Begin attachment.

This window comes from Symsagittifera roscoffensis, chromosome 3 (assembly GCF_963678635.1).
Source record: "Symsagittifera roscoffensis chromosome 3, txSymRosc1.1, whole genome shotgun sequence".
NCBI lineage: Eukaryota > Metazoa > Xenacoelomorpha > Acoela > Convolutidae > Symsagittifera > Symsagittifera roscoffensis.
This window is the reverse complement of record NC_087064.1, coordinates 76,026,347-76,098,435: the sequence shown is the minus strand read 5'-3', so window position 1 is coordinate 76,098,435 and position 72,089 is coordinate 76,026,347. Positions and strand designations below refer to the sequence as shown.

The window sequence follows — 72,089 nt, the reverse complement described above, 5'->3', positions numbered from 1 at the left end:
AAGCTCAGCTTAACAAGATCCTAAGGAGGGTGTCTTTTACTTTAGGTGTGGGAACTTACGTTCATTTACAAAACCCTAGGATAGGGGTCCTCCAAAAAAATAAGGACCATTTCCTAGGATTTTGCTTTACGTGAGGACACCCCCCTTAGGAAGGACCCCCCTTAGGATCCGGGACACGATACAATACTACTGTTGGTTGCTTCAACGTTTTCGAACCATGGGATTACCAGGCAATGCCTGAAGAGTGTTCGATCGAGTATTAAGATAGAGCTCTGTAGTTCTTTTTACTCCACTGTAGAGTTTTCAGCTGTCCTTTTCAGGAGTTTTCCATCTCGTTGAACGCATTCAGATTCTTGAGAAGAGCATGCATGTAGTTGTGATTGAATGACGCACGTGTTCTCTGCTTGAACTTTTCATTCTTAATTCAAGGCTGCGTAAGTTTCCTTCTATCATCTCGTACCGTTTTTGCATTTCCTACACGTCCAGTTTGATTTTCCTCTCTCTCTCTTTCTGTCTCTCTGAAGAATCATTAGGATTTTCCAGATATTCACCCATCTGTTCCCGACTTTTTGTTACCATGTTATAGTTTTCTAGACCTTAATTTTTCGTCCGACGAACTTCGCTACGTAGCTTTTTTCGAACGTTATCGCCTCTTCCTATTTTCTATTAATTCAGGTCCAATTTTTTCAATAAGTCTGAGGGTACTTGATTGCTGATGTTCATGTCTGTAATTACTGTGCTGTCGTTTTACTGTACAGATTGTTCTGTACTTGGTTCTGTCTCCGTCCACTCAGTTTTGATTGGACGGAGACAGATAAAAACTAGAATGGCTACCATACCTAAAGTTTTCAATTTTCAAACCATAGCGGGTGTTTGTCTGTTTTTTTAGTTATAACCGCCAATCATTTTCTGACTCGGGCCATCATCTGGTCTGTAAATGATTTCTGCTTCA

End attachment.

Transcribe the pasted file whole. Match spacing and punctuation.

This window comes from Symsagittifera roscoffensis, chromosome 3 (assembly GCF_963678635.1).
Source record: "Symsagittifera roscoffensis chromosome 3, txSymRosc1.1, whole genome shotgun sequence".
NCBI lineage: Eukaryota > Metazoa > Xenacoelomorpha > Acoela > Convolutidae > Symsagittifera > Symsagittifera roscoffensis.
This window is the reverse complement of record NC_087064.1, coordinates 76,026,347-76,098,435: the sequence shown is the minus strand read 5'-3', so window position 1 is coordinate 76,098,435 and position 72,089 is coordinate 76,026,347. Positions and strand designations below refer to the sequence as shown.

The window sequence follows — 72,089 nt, the reverse complement described above, 5'->3', positions numbered from 1 at the left end:
AAGCTCAGCTTAACAAGATCCTAAGGAGGGTGTCTTTTACTTTAGGTGTGGGAACTTACGTTCATTTACAAAACCCTAGGATAGGGGTCCTCCAAAAAAATAAGGACCATTTCCTAGGATTTTGCTTTACGTGAGGACACCCCCCTTAGGAAGGACCCCCCTTAGGATCCGGGACACGATACAATACTACTGTTGGTTGCTTCAACGTTTTCGAACCATGGGATTACCAGGCAATGCCTGAAGAGTGTTCGATCGAGTATTAAGATAGAGCTCTGTAGTTCTTTTTACTCCACTGTAGAGTTTTCAGCTGTCCTTTTCAGGAGTTTTCCATCTCGTTGAACGCATTCAGATTCTTGAGAAGAGCATGCATGTAGTTGTGATTGAATGACGCACGTGTTCTCTGCTTGAACTTTTCATTCTTAATTCAAGGCTGCGTAAGTTTCCTTCTATCATCTCGTACCGTTTTTGCATTTCCTACACGTCCAGTTTGATTTTCCTCTCTCTCTCTTTCTGTCTCTCTGAAGAATCATTAGGATTTTCCAGATATTCACCCATCTGTTCCCGACTTTTTGTTACCATGTTATAGTTTTCTAGACCTTAATTTTTCGTCCGACGAACTTCGCTACGTAGCTTTTTTCGAACGTTATCGCCTCTTCCTATTTTCTATTAATTCAGGTCCAATTTTTTCAATAAGTCTGAGGGTACTTGATTGCTGATGTTCATGTCTGTAATTACTGTGCTGTCGTTTTACTGTACAGATTGTTCTGTACTTGGTTCTGTCTCCGTCCACTCAGTTTTGATTGGACGGAGACAGATAAAAACTAGAATGGCTACCATACCTAAAGTTTTCAATTTTCAAACCATAGCGGGTGTTTGTCTGTTTTTTTAGTTATAACCGCCAATCATTTTCTGACTCGGGCCATCATCTGGTCTGTAAATGATTTCTGCTTCA